Fracture

Stress Fracture

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Stress Fracture

  1. Women > Men
    1. Relative Risk = 3.5
  2. White males > Black males
    1. Relative Risk = 4.7
  3. White females > Black females
    1. Relative Risk = 8.5
  • Mechanisms of Injury
  1. Weight bearing
  2. Muscle forces
    1. Muscle Strength increases faster than bone strength
  3. Muscle Fatigue
  • Risk factors
  1. Repetitive activity
    1. Military recruits
    2. Sports (e.g. distance Running, track and field sport)
      1. Running (>25 miles per week)
      2. Track and Field
      3. Basketball
      4. Soccer
      5. Dance
  2. Increases in intensity, frequency, and loading
    1. Too fast
    2. Too far
    3. Too soon
  3. Biomechanical forces
    1. Over pronators or Supinators
    2. Hallux Valgus
    3. Genu Varum or genu valgus
    4. Leg Length Discrepancy
    5. External hip rotation
    6. Changes in foot gear or training surface
    7. Muscle Fatigue
  4. Systemic Diseases that weaken bone
    1. Rheumatoid Arthritis
    2. Systemic Lupus Erythematosus
    3. Osteoarthritis
    4. Pyrophosphate Arthropathy
    5. Renal Disease
    6. Osteoporosis (Female Athlete Triad)
    7. Joint Replacement
    8. Nutritional deficiency (e.g. dieting)
      1. Vitamin D Deficiency
  5. Other Associated risk factors
    1. Tobacco abuse
    2. Alcohol >10 drinks per week
    3. Female Athlete Triad
  • Pathophysiology
  • Common Stress Fracture Sites
  1. Tibia Stress Fracture (23% of Stress Fractures)
  2. Metatarsal Stress Fracture (16% of Stress Fractures)
  3. Fibula Stress Fracture (15% of Stress Fractures)
  4. Tarsal Navicular Stress Fracture
  5. Calcaneal Stress Fracture
  6. Medial Malleolus Stress Fracture
  7. Femoral Neck Stress Fracture (6%)
  8. Femoral Shaft Stress Fracture
  9. Pubic Ramus Stress Fracture
  10. Pelvic Stress Fracture (1-2%)
    1. Seen almost exclusively in women
  11. Lumbar Stress Fracture
  12. Coracoid process Stress Fracture
  13. Humerus Stress Fracture
  14. Olecranon Stress Fracture
  • Symptoms
  1. Deep ache following rapid training change
  2. Pain progression
    1. Start: Pain after activity
    2. Next: Pain with activity
    3. Next: Pain with walking (at presentation in 81% of patients)
    4. Last: Pain at rest
  3. Night pain rarely occurs
    1. Consider another diagnosis
  • Signs
  1. Fracture site intense localized pain
    1. Tenderness to palpation (present in most cases)
    2. Edema at Fracture site may be present
    3. Compression induces pain
    4. Percussion of bone distant from symptomatic site
    5. Vibrating tuning fork (128 Hz) at suspected site
      1. Mediocre Test Sensitivity and Specificity
      2. Lesho (1997) Mil Med 162(12): 802-3 [PubMed]
  2. Specific Tests for leg or pelvis Stress Fracture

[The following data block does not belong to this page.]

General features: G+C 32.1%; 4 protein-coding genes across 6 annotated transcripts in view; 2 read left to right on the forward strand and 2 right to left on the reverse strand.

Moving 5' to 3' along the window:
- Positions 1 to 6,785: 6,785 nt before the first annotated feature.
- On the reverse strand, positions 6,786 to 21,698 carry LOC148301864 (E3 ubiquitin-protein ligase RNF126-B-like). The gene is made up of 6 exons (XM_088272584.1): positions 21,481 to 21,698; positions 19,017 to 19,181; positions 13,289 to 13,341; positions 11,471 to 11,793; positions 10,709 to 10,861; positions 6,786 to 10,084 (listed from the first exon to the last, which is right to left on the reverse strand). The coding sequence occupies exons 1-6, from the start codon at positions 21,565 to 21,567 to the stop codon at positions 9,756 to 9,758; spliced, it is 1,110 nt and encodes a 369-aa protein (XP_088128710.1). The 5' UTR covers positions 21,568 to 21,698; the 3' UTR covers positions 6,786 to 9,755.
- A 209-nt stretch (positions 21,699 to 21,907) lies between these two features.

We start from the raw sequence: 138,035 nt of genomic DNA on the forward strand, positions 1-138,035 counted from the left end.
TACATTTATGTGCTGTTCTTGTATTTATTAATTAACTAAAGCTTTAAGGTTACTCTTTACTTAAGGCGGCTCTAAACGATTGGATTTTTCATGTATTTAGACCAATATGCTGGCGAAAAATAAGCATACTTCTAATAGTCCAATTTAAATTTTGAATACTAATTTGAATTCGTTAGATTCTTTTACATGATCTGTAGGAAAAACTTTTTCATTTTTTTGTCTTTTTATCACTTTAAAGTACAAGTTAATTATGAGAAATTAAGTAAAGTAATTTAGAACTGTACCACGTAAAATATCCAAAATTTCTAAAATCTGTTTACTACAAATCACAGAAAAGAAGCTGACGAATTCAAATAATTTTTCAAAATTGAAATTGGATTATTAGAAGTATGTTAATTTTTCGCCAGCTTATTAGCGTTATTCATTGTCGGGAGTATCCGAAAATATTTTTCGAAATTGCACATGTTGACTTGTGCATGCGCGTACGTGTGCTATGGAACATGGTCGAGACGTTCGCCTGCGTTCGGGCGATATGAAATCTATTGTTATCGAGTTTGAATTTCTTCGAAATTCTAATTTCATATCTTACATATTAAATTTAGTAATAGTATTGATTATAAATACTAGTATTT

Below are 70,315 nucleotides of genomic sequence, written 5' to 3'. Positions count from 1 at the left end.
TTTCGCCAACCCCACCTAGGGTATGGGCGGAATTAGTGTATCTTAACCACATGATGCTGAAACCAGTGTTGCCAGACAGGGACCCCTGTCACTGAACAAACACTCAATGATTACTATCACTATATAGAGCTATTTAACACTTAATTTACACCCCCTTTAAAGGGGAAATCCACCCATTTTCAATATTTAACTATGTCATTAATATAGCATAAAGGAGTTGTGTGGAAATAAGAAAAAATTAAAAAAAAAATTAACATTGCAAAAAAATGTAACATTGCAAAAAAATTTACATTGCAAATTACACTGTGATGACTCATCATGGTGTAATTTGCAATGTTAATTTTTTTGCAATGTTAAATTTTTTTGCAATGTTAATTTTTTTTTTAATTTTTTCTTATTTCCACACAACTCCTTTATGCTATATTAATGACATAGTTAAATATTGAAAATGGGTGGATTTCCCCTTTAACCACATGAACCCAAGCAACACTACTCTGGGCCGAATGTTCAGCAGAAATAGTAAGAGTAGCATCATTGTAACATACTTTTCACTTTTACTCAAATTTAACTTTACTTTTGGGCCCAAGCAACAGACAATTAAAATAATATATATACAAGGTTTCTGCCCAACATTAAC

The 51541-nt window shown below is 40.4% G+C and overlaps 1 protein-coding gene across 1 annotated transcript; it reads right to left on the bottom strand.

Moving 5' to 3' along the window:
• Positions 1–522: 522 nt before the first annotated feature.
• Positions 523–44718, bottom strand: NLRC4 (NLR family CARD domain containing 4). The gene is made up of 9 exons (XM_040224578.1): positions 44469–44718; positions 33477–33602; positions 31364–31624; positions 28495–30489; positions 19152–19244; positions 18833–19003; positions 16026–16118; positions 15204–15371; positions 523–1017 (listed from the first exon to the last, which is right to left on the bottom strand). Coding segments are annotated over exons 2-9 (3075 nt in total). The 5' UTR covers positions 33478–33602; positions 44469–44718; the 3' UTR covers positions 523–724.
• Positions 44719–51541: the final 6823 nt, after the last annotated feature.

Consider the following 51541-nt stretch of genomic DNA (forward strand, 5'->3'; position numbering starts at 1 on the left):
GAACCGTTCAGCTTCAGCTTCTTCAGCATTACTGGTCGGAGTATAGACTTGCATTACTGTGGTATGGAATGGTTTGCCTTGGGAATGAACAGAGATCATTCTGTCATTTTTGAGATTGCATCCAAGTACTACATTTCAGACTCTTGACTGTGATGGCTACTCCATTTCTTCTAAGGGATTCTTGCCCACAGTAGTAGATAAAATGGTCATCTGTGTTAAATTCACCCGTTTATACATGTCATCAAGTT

1. Fulcrum Test
    2. Hop Test
      1. Poor Specificity (common finding in Shin Splints)
      2. Batt (1998) Med Sci Sports Exerc 30(11): 1564-71 [PubMed]
  • Differential Diagnosis
  • Imaging
  1. Overall imaging approach (preferred)
    1. Step 1: XRay negative and Stress Fracture suspicion persists
    2. Step 2: Repeat XRay in 2-3 weeks is negative and Stress Fracture suspicion persists
    3. Step 3: Obtain MRI (preferred) or bone scan
  2. Imaging modalities
    1. Stress Fracture XRay
    2. Stress Fracture Bone Scan
    3. Stress Fracture CT
    4. Stress Fracture MRI
    5. Ultrasound is being investigated for specific Stress Fracture sites (e.g. Metatarsal Stress Fracture)
      1. Banal (2009) J Rheumatol 36(8): 1715-9 [PubMed]
  • Management
  1. Rest for 4-7 weeks (may require up to 3 months)
    1. Activity should be pain-free only
    2. Non-weight bearing until pain free while walking
      1. Tibia Stress Fracture
      2. Femoral Stress Fracture
  2. Analgesia
    1. Acetaminophen is preferred over NSAIDS
      1. NSAIDS may delay healing
  3. Immobilization
    1. Short-leg Casting or CAM-Walker Indications
      1. Non-compliance
      2. High-risk for non-union
        1. Navicular Stress Fracture
        2. Metatarsal Stress Fracture
    2. Pneumatic brace (Air cast)
      1. Support results in quicker recovery and less pain
      2. Indicated in tibial and fibular Stress Fractures
  4. Active rest (cross training)
    1. Consider formal rehabilitation program with physical therapy for strength and Stretching
    2. Goals
      1. Cardiovascular conditioning
      2. Flexibility
      3. Proprioception
      4. Strength
    3. Activities
      1. Swimming
      2. Pool Running with float vest
      3. Biking
      4. Stair climbing machines (later stages)
  5. Surgery
    1. Indications
      1. High Risk Fractures for non-union
      2. Non-healing Fractures
    2. Specific high risk sites
      1. Tarsal Navicular Stress Fracture
      2. Proximal anterior Tibia Stress Fracture
      3. Base of fifth Metatarsal Stress Fracture
      4. Femoral Neck Stress Fracture
  6. Experimental: Electromagnetic field devices
    1. Questionable efficacy
    2. High cost
  • Prevention
  1. Do not increase Exercise intensity >10% per week
  2. Stretch and warm-up before Exercise
  3. Choose level Running surfaces
  4. Shoes should be light weight and in good condition
  5. Consider Orthotics for biomechanical factor correction
  6. Shock-absorbing insoles may be beneficial
  7. Osteoporosis Prevention (unclear efficacy)
    1. Consider calcium supplement 1000 mg orally daily
    2. Consider Vitamin D 800 IU orally daily